IUBio Biosequences .. Software .. Molbio soft .. Network News .. FTP

Must an AGING PROCESS be universal? was Defining...

Steve Chambers steve at chambers.ak.planet.co.nz
Fri Mar 31 23:45:47 EST 1995

Oliver Bogler (obogler at ucsd.edu) wrote:

> I think that these 100 or more processes are theoretical, and far from
> proven. Some people think that there is more likely to be a master clock
> that regulates ageing, or at least some aspects of it. For example, many
> researchers working on celluar senescence currently favour telomere length
> as the clock that drives senescence. 

They do, and with very little evidence (some might say none) that it 
actually does. 

> In any case people are all biochemically similar: you'd find the same
> processes in all of us. What may differ is the environmental influences we
> encounter. For example, differences in fat content of the diet determines
> the rate of heart disease: people who eat more fat are more likely to have
> heart disease and die of it. 

We may all rely on the same processes, but there's considerable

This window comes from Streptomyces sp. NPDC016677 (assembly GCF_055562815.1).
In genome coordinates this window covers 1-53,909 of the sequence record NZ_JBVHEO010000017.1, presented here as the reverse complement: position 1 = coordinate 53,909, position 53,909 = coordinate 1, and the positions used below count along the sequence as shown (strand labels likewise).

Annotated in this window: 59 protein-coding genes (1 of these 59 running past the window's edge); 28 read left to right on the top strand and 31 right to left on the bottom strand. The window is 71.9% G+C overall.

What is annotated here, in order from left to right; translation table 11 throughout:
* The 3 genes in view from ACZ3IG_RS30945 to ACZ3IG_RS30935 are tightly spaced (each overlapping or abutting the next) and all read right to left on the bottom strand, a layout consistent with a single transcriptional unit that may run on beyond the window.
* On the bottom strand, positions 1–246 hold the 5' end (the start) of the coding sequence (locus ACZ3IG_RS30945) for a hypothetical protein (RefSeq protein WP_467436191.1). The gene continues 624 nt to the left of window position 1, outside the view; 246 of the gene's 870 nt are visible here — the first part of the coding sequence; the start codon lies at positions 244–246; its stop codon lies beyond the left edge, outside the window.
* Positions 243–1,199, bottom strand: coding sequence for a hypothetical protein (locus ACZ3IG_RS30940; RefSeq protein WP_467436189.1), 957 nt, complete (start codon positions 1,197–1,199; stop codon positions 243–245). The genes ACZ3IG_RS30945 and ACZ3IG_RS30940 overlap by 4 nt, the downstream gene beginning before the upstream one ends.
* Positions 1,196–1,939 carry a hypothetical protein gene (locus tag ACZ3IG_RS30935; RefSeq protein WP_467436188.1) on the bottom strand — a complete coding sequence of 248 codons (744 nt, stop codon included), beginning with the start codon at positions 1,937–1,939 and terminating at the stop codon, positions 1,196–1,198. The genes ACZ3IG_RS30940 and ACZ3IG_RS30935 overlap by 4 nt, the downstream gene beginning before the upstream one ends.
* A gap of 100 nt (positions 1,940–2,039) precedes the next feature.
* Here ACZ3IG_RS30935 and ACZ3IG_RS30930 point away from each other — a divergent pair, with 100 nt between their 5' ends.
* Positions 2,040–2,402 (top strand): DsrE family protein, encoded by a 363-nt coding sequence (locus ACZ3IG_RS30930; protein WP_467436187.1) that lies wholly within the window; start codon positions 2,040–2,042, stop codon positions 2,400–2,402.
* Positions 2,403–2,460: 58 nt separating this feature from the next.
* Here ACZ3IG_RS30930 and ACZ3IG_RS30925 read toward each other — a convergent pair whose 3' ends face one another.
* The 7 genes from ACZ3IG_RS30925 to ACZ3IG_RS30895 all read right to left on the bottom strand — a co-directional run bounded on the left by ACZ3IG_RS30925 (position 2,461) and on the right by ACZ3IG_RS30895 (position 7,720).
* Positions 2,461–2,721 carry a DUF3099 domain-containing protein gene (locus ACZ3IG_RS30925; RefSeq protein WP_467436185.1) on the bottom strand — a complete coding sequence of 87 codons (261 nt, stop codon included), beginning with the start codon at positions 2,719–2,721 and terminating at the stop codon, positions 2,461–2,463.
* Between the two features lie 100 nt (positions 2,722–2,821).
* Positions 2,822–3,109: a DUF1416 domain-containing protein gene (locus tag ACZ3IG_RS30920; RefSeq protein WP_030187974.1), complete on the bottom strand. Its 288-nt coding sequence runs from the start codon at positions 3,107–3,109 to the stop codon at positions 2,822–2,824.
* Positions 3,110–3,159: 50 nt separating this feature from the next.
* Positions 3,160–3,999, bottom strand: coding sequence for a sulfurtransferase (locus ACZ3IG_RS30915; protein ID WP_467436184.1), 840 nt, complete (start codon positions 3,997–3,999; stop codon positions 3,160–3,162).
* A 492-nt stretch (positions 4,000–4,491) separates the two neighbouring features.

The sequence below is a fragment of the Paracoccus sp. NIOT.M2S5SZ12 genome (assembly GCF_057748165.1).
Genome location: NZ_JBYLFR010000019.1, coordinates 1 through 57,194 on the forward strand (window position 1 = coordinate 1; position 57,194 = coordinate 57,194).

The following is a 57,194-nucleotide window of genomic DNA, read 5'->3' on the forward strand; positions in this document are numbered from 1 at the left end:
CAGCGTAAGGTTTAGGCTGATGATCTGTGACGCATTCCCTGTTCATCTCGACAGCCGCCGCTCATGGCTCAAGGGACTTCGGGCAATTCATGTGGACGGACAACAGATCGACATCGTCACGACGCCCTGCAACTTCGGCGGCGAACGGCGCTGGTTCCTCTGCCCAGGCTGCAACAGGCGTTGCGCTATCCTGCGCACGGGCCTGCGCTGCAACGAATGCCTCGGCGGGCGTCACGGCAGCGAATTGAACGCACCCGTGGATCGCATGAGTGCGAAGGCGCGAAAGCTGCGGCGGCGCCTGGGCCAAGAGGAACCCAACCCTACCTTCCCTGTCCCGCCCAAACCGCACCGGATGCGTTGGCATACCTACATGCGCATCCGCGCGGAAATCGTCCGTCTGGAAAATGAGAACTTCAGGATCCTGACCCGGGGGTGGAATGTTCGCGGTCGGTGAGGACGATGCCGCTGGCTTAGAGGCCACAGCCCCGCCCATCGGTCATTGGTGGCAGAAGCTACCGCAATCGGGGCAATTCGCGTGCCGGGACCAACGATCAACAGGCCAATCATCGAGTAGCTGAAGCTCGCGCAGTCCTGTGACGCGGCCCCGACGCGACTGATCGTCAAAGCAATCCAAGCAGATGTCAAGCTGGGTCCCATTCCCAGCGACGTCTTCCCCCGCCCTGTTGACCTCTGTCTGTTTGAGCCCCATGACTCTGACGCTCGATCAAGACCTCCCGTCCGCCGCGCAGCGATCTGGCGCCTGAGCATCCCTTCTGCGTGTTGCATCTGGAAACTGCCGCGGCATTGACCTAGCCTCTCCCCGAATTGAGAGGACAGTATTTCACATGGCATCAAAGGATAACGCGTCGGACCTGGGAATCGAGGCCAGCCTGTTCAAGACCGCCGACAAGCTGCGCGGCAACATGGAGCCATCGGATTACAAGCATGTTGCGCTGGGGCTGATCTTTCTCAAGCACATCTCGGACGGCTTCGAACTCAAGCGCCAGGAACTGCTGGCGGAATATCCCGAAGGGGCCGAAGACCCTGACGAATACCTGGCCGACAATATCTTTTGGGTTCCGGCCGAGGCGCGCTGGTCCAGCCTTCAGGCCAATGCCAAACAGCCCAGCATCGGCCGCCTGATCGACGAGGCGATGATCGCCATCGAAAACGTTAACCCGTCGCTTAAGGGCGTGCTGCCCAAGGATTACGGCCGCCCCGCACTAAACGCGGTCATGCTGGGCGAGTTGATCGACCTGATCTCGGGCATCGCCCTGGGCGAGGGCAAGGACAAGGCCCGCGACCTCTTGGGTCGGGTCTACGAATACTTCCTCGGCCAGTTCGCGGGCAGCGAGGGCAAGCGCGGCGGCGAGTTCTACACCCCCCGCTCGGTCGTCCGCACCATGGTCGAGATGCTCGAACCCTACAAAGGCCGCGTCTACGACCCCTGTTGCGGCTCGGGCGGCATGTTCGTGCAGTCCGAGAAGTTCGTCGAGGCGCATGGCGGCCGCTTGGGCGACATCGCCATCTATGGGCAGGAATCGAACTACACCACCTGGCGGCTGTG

variability in how much and how well we use them.  Your heart disease
through fat example illustrates this.  The APOE (apolipoprotein E) gene 
has several alleles but one (e4) is associated with early atherosclerosis
and another (e2) is associated with hyperlipidemia.  Get two copies of
the e3 allele and you'll probably never suffer atherosclerosis no 
matter how much fat you eat.

> But such diseases are not ageing. 

This is exactly the point of my original post.  Why not?

> I think that there is confusion therefore, between ageing, which could
> very well be a single process with pleiotropic effects, and the
> accumulation of environmental wear and tear which is cleary multifactorial

Why should wear and tear processes not be considered aging?  I think you 
may have missed the point - if there are enough of these "second law" and
"imperfect gene" type processes (are certainly more than 100 of these)
then we have no need of a single underlying aging process.  There MAY 
be one, but why should we assume it?  That's not good science.


(I_lurk,_therefore_I_am!_\ ,,,                    Steve Chambers
                          (o o)   steve at chambers.ak.planet.co.nz
(c) Steve Chambers                     1995. All rights reserved 

More information about the Ageing mailing list

Send comments to us at biosci-help [At] net.bio.net